Judy Pickett is an artist who combines cyanotype printmaking and encaustic painting to create her botanical artwork. Based in Orlando, she harnesses the light of the Florida sun to create her solar-powered work. When life threw her a curveball, she turned to creativity to keep her grounded. A few years later when she became an empty nester, she found herself returning to her creative work to simultaneously find comfort and push herself out of her comfort zone.
Here is her story.
The seasons of my life have flown by.
Child. Teen. Young woman. Wife. Teacher. Interior Decorator. Mother. Artist?
When the children go off to college and start their own lives where does that leave me? This is the question I was faced with at the end of 2018 when my youngest child went off to college. What is my role in the world when my son and daughter are no longer home? Who am I now? Although I have a degree in elementary education and I have worked in office interiors, for most of my adult life, my primary role was wife and mother. Old fashioned you might say but I loved being home with my kids and taking care of my family. When my kids were young I taught them and helped them to see the world around them, as they grew older I supported their dreams. My family was my life.
In 2014, one of my children developed some heath issues. It was all encompassing. I felt the need to designate a little time for myself. I enrolled in an encaustics class. I knew nothing of this medium but it turned out to be such a great class for me! Encaustic is a type of painting done with paint made from beeswax, demar resin and pigment. At room temperature the paint is at a solid state but when warmed up to 175-200 degrees it becomes molten. As you brush it on your surface and it almost instantly hardens again. Each time you add a layer of paint it must be heated with a heat gun or torch to fuse the layers together. This heating can create beautiful results but it can also create a bit of chaos as the colors blend and move. I found this medium to be very freeing. It taught me to let go a little. Still focusing mainly on my family, I continued to dabble in encaustic for the next couple of years. I also continued to explore other art forms too. When I was introduced to the alternative photography method, known as cyanotype, I was hooked! Cyanotype uses photosensitive paper to develop an image without a camera. It creates beautiful blue and white images by laying an object or a negative onto the paper and exposing it in the sun. It’s magic! Then I began combining the two mediums.
My inspiration comes from living in Florida where I can play in the sun most of the year and I have beautiful tropical plants from which to create my photograms. There is something special about planning a cyanotype print in a darkened room then bringing it into the light to see a new form appear. I start in the morning, laying out designs of plant life on to the light sensitive paper made the night before. It is a joyful time that harkens back to raising my children. As I lay the designs in the sun and wait to see what the sun will make, I feel like a child myself. When the sun has done its job, I rinse and soak the image. I watch the creation happen before my eyes. After the print is thoroughly rinsed, dried and developed, I adhere it to a wood panel. I then smooth the hot encaustic paints over the entire surface, bringing the image to life with light and texture. The union is complete.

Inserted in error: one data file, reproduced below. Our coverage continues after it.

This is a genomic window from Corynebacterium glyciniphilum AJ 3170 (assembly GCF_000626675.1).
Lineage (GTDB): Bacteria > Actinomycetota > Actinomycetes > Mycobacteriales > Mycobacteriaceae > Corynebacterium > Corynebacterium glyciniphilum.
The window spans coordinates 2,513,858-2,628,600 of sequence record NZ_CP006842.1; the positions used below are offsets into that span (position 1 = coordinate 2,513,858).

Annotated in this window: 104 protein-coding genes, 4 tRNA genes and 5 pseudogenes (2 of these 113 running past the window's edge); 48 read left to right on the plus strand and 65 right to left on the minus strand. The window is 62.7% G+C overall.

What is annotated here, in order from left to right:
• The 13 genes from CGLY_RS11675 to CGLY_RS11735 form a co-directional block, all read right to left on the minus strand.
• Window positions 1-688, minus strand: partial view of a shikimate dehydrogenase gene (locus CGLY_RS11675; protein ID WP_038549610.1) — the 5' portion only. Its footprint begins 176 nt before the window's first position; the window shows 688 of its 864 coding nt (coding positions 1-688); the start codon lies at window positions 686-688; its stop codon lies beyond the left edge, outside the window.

For the next couple of years, I continued exploring this union of these two mediums.
Fast forward to Fall of 2018, and I had become an empty nester. 20 years of raising a family. Now what? With the help of my supportive husband, I began to reimagine myself. What did we really want to do with this next chapter of our lives? I thought of all the things I enjoyed doing. My artwork was foremost on my mind. I love creating but I find it difficult to put myself out there. This was so out of my comfort zone. Could I really make this into something? And If so what? It took me most of 2019 to decide to work toward sharing my art. And in December I enrolled in a mentorship class to get things going. My art focus would be cyanotype combined with encaustic, a union of form and texture.
2020 started with two group shows, one in February and one in early March. Then the pandemic hit. Although this put another pause in the trajectory of my art business, my world changed very little. I am one of the fortunate people whose life continued almost normally. I say “almost normally” because there is no “normal” when you see the devastating news each night of death and loss of livelihoods. It forced me to change my focus from myself to what was going on in the world.
Spring of 2020 was a time of worry, sadness, guilt and reflection but by the summer, I made the decision to move forward with my plans to share my work. The solitude caused by the pandemic gave me time to work without interruption on my website, my art, and branding. I picked a single social media focus and plugged into it, giving me a sense of community. I started getting out in nature more, especially working on my cyanotype prints. And I chose a nonprofit to support, through my sales, so I could give back to my community.
I am beyond grateful for the life I have lead and the life I have yet to create. This new stage of life will definitely include sharing my encaustic cyanotypes with the world. All I can really say is this mid-life creation is a Work in Progress.”
Thank you Judy for sharing your work and your story.
You can find more of Judy Pickett’s work on her website.